England hockey star Jo Hunter says players should use each other as ‘allies’ in fight for equal pay
England hockey striker Jo Hunter believes that female players should act as ‘allies’ to one another in order to fight for equal pay from clubs and sponsors.
The 29 year-old, who has earned over 30 caps for her country and who currently plays for Buckingham in the Premier Division, has said now is the time to make a change.
It comes after the Dutch hockey league’s top sponsor ABN AMRO announced last month their plans to push for gender equality by 2025.
They have called for clubs, whose sponsorship contracts are up for extension, to give the male and female players equal salaries and opportunities, and if they do so, their sponsorship will be renewed.
Hunter told NewsChain: "It’s absolutely brilliant and the first thing that struck me when I read about it, is it really shows how culturally it’s changing. It’s all well and good saying ‘yeah women aren’t paid as well’, but until you actually see something being done about it, nothing changes.
“It’s a really positive step and I’m sure it aligns with what they as a company are trying to achieve. It’s definitely been a long time coming but is definitely a step forward.”
However, the English top-flight league doesn’t have an ‘umbrella sponsor’ to turn to which means that it’s near impossible to compare the two leagues.
The star has played at several clubs in the domestic league including Surbiton and Beeston, and they have certainly been different experiences for her.
She said: "I play for Buckingham, but I pay to play because as a club we don’t have the money. But I’ve also been at clubs where I’ve been fortunate to get travel expenses and free kit.
“Even within the league in England, there’s such disparity between the money which clubs have even before you include sponsors.”
As a result, this means players may have to think about their choice of club a bit more depending on what they are after.
Hunter added: "It definitely depends on a personal drive I think, if your drive is to get as much money as possible, go to a club where you think you can achieve that. With that comes a sacrifice for something else, say quality coaching or the number of minutes you can play, that’s for the individual to way up.
"I think this is where women in the workplace, in hockey and in sport in general sometimes go a bit wrong.
"We are probably guilty of undervaluing ourselves. Say you are in a position to go to a club where there is some money there, are we undervaluing ourselves in the first instance say ‘well maybe I’m not even worth that much so why should I get that’.
"I don’t think we negotiate because of that reason and I think that immediately puts you in a tricky position. I also think that we are quite loyal, so let’s say you had the option to move to another club for money, I think the loyalties in us would make us stay put.
“I think men just think ‘right I’m worth this and I’m going to go and if I can’t I will go somewhere else,’ they are quite straightforward, very matter of fact, where we (women) probably think about it a little bit more.”
Hunter, who won a bronze medal at the 2018 Commonwealth Games, is aware there is an obvious barrier in place but knows it’s a ‘two-way relationship’ between the club and the player.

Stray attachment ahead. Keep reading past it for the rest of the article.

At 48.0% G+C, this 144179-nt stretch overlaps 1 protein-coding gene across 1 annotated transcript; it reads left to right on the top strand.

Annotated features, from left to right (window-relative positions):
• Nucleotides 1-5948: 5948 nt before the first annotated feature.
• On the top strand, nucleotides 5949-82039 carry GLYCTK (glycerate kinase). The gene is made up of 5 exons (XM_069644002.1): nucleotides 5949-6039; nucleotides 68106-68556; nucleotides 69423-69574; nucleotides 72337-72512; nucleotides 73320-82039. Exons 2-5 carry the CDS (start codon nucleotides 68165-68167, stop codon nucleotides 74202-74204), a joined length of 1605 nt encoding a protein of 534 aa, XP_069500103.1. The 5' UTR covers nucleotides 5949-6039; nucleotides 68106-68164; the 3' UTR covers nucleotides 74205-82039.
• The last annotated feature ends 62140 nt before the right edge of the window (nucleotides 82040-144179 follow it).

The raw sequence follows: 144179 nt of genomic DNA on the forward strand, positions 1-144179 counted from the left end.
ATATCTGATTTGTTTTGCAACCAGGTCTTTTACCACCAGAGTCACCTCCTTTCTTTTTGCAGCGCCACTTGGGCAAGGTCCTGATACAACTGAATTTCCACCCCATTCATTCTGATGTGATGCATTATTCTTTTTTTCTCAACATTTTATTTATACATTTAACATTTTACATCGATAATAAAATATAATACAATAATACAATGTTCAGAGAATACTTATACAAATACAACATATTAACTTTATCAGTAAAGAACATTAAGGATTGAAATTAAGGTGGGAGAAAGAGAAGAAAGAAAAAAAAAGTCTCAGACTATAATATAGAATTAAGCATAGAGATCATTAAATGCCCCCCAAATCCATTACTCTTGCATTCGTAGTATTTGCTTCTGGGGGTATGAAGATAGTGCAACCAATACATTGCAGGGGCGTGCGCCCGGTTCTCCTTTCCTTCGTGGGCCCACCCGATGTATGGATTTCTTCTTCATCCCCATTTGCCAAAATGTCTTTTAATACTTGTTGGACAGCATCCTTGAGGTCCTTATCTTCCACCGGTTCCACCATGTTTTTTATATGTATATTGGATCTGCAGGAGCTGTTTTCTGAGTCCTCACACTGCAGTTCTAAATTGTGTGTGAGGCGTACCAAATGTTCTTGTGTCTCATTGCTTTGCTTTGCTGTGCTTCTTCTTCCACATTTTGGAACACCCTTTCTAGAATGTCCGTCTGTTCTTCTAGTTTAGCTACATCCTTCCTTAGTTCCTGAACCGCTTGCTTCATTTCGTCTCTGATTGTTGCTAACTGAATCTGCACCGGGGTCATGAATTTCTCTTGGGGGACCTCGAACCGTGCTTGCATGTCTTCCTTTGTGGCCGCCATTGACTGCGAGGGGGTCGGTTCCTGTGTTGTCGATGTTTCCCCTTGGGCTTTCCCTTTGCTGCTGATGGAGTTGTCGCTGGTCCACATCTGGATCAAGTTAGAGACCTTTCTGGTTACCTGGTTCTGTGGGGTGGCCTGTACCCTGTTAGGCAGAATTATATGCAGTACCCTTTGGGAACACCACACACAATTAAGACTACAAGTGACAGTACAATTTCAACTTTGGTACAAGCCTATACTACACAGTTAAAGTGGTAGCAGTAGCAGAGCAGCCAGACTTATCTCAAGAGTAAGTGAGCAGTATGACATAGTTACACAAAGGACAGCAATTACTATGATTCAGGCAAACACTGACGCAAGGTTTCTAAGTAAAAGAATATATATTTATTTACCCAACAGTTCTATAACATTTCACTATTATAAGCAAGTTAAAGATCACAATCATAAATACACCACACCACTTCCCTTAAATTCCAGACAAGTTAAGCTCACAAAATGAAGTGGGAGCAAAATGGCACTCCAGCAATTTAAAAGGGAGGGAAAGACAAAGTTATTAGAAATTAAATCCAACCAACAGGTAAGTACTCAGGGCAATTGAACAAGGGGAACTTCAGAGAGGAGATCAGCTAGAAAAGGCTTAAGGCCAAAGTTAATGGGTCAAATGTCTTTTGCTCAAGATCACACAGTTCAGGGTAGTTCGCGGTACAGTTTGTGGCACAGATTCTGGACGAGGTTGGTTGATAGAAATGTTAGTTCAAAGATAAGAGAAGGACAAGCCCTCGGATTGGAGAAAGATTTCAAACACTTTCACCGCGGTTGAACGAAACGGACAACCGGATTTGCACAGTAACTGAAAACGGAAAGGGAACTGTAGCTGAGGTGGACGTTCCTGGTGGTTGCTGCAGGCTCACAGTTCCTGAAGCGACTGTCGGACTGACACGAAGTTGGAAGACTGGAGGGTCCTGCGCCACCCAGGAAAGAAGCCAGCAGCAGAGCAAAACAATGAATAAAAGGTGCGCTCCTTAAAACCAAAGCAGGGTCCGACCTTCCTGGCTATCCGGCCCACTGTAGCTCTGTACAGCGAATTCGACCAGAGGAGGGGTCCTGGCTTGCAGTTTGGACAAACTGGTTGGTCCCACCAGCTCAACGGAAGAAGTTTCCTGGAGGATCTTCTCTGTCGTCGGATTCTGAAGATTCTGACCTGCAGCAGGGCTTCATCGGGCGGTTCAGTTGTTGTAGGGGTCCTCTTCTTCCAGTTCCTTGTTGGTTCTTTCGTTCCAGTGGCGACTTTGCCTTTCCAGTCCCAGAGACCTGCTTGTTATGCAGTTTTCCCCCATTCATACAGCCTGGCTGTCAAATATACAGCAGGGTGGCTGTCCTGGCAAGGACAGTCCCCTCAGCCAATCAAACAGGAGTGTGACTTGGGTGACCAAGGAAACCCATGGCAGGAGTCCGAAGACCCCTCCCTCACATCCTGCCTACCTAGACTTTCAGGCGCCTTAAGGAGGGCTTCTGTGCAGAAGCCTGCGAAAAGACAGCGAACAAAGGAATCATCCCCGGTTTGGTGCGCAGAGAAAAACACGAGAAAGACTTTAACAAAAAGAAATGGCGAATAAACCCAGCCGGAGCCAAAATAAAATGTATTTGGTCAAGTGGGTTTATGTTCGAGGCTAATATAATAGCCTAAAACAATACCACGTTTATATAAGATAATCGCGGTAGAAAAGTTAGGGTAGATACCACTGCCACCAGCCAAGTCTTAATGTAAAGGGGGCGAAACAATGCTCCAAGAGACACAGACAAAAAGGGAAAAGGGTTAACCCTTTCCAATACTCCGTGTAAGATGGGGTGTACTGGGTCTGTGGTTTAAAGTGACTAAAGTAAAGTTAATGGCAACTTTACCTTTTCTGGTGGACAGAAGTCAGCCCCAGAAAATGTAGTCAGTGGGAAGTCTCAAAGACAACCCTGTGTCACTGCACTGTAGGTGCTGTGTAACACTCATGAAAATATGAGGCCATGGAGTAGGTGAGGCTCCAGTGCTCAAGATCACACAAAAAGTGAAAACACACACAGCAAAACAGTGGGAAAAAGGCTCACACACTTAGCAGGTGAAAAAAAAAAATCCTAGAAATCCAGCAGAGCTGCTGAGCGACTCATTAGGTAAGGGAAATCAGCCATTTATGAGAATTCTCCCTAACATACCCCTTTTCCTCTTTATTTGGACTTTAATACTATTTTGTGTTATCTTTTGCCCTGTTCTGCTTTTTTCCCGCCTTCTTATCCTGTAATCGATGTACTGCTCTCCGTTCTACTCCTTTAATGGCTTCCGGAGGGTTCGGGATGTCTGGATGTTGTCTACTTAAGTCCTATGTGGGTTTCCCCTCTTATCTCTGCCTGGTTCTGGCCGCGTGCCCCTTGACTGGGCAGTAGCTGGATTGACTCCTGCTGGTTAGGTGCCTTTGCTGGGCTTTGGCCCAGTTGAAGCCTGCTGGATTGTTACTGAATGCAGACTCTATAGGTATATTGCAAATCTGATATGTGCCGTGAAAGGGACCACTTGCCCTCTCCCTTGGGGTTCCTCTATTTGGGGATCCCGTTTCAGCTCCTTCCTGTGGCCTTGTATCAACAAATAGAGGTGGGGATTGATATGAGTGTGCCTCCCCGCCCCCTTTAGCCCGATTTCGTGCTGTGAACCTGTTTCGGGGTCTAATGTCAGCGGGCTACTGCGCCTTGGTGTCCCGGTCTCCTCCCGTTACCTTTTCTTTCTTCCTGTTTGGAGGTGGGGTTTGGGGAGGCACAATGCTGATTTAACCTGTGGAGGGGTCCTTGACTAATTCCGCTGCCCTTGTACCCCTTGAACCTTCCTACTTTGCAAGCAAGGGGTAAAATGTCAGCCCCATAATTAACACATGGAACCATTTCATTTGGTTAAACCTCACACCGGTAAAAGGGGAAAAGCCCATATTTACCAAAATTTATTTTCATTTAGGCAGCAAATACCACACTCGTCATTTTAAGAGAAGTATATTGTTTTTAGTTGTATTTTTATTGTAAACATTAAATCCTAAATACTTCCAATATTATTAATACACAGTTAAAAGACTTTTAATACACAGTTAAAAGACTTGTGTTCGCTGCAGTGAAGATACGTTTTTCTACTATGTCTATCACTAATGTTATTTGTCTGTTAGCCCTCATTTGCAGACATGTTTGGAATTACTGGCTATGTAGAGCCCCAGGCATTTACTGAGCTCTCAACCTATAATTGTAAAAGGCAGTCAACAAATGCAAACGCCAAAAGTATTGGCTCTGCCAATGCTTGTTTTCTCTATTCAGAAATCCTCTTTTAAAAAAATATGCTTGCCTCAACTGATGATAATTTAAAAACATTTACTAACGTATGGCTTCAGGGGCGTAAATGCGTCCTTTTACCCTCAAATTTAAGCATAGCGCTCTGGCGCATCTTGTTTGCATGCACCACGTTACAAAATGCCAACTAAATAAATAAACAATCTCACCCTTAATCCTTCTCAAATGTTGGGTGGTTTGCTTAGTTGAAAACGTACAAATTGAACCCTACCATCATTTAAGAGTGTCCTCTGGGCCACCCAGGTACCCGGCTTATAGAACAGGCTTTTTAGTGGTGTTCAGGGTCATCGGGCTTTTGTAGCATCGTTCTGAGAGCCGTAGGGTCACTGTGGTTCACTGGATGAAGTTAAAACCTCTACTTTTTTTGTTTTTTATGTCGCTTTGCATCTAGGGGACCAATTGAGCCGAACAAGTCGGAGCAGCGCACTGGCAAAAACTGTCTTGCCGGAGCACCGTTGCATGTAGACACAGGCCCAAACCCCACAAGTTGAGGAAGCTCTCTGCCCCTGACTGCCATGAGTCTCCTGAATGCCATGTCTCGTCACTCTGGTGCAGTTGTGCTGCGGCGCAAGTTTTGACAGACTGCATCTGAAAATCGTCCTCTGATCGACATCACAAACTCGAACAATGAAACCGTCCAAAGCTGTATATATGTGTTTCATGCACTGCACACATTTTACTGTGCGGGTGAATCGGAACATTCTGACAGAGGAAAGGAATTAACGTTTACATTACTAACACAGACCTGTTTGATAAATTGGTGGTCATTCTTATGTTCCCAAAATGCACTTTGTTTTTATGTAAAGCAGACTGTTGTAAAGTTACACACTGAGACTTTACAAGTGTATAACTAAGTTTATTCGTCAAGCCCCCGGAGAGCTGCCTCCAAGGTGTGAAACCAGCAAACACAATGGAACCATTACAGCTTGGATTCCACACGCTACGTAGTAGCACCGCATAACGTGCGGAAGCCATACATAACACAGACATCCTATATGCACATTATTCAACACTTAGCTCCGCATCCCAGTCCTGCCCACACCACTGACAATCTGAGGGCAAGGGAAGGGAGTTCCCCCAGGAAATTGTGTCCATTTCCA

“First and foremost you do have to be worth it and that is sometimes difficult to quantify in sport I think, like the value of a hockey player, how on earth do you do that,” she added.
"The aim in the AMRO approach is ‘right we are going to make this change,’ that’s one way of doing it, or as women can we initiate that change ourselves by negotiating, by speaking to each other and elevating each other.
“It’s quite a sensitive subject but if we can use ourselves as allies, I think it would give each other confidence to then value ourselves and to ask for money where it’s available.”
This issue also drips into player sponsorship which is an area Hunter believes needs to be the same for men and women.
"In terms of sponsorship, that is something that 100% needs to level up. In simple terms, I would expect to be paid the same as my male counterpart.
"Again, it’s subjective of how the sponsorship company views the player, but some of it is factual for example the number of caps, the number of major tournaments and the number of goals scored.
"I have heard incidents in the past where people have found that hasn’t been the case where the woman has been paid less than their male counterpart from the same sponsorship brand, which is just unbelievable. In the 21st Century, how is that still happening?
"I think maybe we become a bit afraid to give the ultimatum. We need to do more and give each other that confidence.
"If the sponsors’ desired outcome was a number of medals, you know the women’s team have won a lot of medals in the past couple of years, I’m not saying we should be paid more but we certainly shouldn’t be paid less.
"It’s only in the past year where I’ve spoken more to my (GB and England) teammates about it and they’ve been really transparent with me.
"Whereas before I was going into the negotiations blind or I thought ‘oh why do they want to pay me’, it was almost a surprise that they wanted to pay me and that’s exactly what is wrong, my attitude in that situation.
"We do discuss equal pay when it comes to the domestic game and sticks sponsorship, it’s always at the back of people’s minds.
“We should keep striving for that but it is definitely a battle worth fighting.”